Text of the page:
Oregon college gunman Chris Harper-Mercer armed with three pistols and a rifle


The gunman who killed nine people at an Oregon community college was armed with three pistols and a rifle, as well as five additional magazines, authorities said.

Chris Harper-Mercer, whose father is reportedly English, opened fire at Umpqua Community College in Oregon on Thursday before dying in a shoot-out with police.

The shooting at Umpqua Community College also wounded seven.

The details of his weapons arsenal emerged as Oregon governor Kate Brown urged that the debates over America's gun laws wait, to allow the community to support grieving families.

Authorities investigating the massacre said they had found a number of firearms at the 26-year-old's apartment, as well as a cache he had on him as he carried out the killings.

Harper-Mercer had a 9mm Glock pistol and .40-calibre Smith & Wesson on him when he opened fire at the college, authorities said.

He also had a .556-calibre Del-Ton rifle and a .40-calibre Taurus pistol, which was traced to someone in Portland, according to the Bureau of Alcohol, Tobacco, Firearms and Explosives (ATF).

Six weapons were recovered from the community college, including a rifle, along with a steel-plated flak jacket. 

Federal investigators who searched his home also found seven weapons there.

ATF assistant special agent in charge Celinez Nunez said that all of the weapons were purchased legally, seven of them by the shooter or his family members in the last three years.

Harper-Mercer is not believed to have had a criminal history. Investigators believe he may have been a student at the college because a receipt found at the scene showed he purchased textbooks from the campus bookshop two days before the shooting.

It has emerged that Harper-Mercer also failed basic training for the US Army in 2008.

Calling for action to prevent further "senseless violence", Ms Brown said: "Oregon has worked continuously to prevent these kind of tragedies. But they continue to happen here and across the nation and they are going to keep happening until we decide we want them to stop.

"There is no single solution that will prevent every shooting but we must and we will do better to prevent this senseless violence.

"This is a conversation we will have but today is not the day."

US senator Ron Wyden, Oregon's senior senator, added that Oregon was the "right place to lead the conversation". He said: "As a country we cannot just shrug our shoulders and move on."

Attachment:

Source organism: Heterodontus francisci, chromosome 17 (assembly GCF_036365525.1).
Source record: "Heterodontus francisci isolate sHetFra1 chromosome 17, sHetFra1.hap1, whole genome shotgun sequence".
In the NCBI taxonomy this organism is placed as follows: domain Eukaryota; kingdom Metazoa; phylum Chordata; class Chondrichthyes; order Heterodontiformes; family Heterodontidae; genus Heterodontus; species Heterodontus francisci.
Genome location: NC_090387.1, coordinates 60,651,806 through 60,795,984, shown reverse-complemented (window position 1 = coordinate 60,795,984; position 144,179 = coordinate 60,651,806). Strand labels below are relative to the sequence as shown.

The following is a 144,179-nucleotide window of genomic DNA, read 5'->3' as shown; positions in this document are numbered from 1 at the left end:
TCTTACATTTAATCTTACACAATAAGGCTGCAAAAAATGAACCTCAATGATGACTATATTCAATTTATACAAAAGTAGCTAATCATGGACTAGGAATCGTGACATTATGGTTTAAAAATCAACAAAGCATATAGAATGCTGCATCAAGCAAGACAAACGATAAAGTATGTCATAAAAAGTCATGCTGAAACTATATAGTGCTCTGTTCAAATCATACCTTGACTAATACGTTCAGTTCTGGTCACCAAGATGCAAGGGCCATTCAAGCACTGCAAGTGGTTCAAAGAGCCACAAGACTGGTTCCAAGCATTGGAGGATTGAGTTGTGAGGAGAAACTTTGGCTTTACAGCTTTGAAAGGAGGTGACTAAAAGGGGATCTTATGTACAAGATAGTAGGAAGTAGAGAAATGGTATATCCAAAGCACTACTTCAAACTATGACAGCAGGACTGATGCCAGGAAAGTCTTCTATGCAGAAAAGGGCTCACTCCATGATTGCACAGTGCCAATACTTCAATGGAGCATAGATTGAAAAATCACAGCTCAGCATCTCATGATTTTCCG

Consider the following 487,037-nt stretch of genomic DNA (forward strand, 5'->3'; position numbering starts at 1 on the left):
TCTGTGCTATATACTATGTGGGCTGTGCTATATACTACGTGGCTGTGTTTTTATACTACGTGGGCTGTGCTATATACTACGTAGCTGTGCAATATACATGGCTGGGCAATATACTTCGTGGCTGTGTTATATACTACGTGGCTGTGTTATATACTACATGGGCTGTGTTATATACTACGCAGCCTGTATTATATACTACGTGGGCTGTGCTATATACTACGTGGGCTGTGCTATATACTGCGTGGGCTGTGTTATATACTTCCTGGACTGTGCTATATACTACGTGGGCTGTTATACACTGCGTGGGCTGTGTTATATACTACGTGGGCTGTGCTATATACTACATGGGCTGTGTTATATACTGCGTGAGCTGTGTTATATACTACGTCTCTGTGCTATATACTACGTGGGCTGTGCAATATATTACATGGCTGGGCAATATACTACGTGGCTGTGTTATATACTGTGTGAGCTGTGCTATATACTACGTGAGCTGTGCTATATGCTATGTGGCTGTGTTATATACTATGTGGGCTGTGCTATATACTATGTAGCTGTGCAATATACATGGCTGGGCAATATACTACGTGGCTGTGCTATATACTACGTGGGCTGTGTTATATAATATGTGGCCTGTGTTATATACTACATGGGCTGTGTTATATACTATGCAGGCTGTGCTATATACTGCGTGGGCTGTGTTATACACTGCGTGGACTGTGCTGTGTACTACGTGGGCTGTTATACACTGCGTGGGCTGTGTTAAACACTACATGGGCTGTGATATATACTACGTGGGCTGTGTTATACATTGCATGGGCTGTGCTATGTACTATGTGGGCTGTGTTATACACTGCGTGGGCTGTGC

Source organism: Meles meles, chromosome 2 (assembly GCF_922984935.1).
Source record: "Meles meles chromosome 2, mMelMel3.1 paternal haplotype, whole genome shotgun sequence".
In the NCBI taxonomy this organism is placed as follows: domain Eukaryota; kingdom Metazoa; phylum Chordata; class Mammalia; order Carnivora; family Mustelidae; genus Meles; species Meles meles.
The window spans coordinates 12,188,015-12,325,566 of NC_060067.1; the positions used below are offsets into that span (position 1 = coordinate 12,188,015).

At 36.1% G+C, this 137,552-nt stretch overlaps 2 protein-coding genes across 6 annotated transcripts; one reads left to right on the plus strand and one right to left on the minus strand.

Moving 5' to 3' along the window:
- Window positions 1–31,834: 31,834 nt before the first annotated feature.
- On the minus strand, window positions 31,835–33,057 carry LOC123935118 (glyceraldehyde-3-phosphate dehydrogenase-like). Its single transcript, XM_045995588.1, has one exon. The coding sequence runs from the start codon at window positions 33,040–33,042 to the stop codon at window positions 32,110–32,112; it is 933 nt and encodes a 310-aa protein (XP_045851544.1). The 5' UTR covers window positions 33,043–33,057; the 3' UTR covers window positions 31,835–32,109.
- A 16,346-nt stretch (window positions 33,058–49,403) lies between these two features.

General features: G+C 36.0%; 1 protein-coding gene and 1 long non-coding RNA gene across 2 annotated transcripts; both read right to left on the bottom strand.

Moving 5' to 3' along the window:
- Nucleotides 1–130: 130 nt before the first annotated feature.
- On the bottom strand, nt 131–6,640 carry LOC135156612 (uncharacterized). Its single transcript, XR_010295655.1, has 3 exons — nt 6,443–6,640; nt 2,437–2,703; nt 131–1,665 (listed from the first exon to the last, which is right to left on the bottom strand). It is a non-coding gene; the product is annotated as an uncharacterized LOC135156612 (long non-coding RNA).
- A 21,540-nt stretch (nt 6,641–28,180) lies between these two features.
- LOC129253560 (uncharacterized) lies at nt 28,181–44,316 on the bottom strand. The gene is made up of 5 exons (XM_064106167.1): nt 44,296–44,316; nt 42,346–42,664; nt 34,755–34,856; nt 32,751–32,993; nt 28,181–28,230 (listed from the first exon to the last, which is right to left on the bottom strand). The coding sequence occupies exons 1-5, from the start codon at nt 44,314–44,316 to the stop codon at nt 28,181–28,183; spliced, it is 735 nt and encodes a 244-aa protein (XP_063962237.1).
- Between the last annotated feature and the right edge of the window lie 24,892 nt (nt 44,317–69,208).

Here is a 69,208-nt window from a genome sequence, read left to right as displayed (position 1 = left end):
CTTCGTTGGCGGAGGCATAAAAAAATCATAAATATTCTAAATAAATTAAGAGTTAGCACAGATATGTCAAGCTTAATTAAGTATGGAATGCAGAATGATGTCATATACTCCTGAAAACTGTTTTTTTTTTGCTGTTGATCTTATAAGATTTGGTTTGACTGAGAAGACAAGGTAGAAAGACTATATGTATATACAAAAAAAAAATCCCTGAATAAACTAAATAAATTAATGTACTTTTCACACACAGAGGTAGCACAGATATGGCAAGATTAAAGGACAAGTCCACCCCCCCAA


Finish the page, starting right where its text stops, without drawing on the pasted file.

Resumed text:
Harper-Mercer's family have spoken of their shock over the incident.

His father, Ian Mercer, told reporters he was "just as shocked as everybody else" at his son's actions.

The killer, whose social media profiles featured content supporting the IRA, apparently demanded to know his victims' religious beliefs before opening fire at the campus in Roseburg, Oregon.

Speaking with a distinctive English accent from his home in the US, Mr Mercer told reporters: "I've just been talking to the police and the FBI and all the details I have right now is what you guys (reporters) have already.

"I can't answer any questions right now, I don't want to answer any questions right now.

"It's been a devastating day, devastating for me and my family.

"Shocked is all I can say."

Carmen Nesnick, Harper-Mercer's step-sister, said he was born in the United Kingdom and travelled to the United States as a young boy.

She added: "I'm actually still shaking and my mom is in there crying. I don't know what to do."

Several people remain in hospital following the incident, the 45th school shooting in the US this year.

Authorities initially refused to name the gunman, and shed no light on his motive.

Witnesses described the moment Harper-Mercer stormed the school.

Kortney Moore, 18, said she was in a writing class when a shot came through the window and hit the teacher in the head.

The gunman then entered the Snyder Hall classroom and told people to get on the floor, she told the Roseburg News-Review newspaper. He told people to stand up and state their religion before opening fire.

The gunfire, shortly after 10.30am local time, sparked panic as students ran for safety and police and ambulances rushed to the scene.

Hannah Miles, 19, said she was in her writing class when her teacher got a call from security saying the school was in lockdown. She heard gunshots from a neighbouring classroom.

She said that, huddled together in the locked classroom, the students and teacher heard footsteps outside and a man's voice call out to them: "Come on out, come on out." They remained quiet and did not open the door.

Police soon arrived and, after students were convinced that they were indeed officers, they opened the door.

"It was like a huge burden had been lifted," she said. "A huge sigh of relief that we were going to be OK."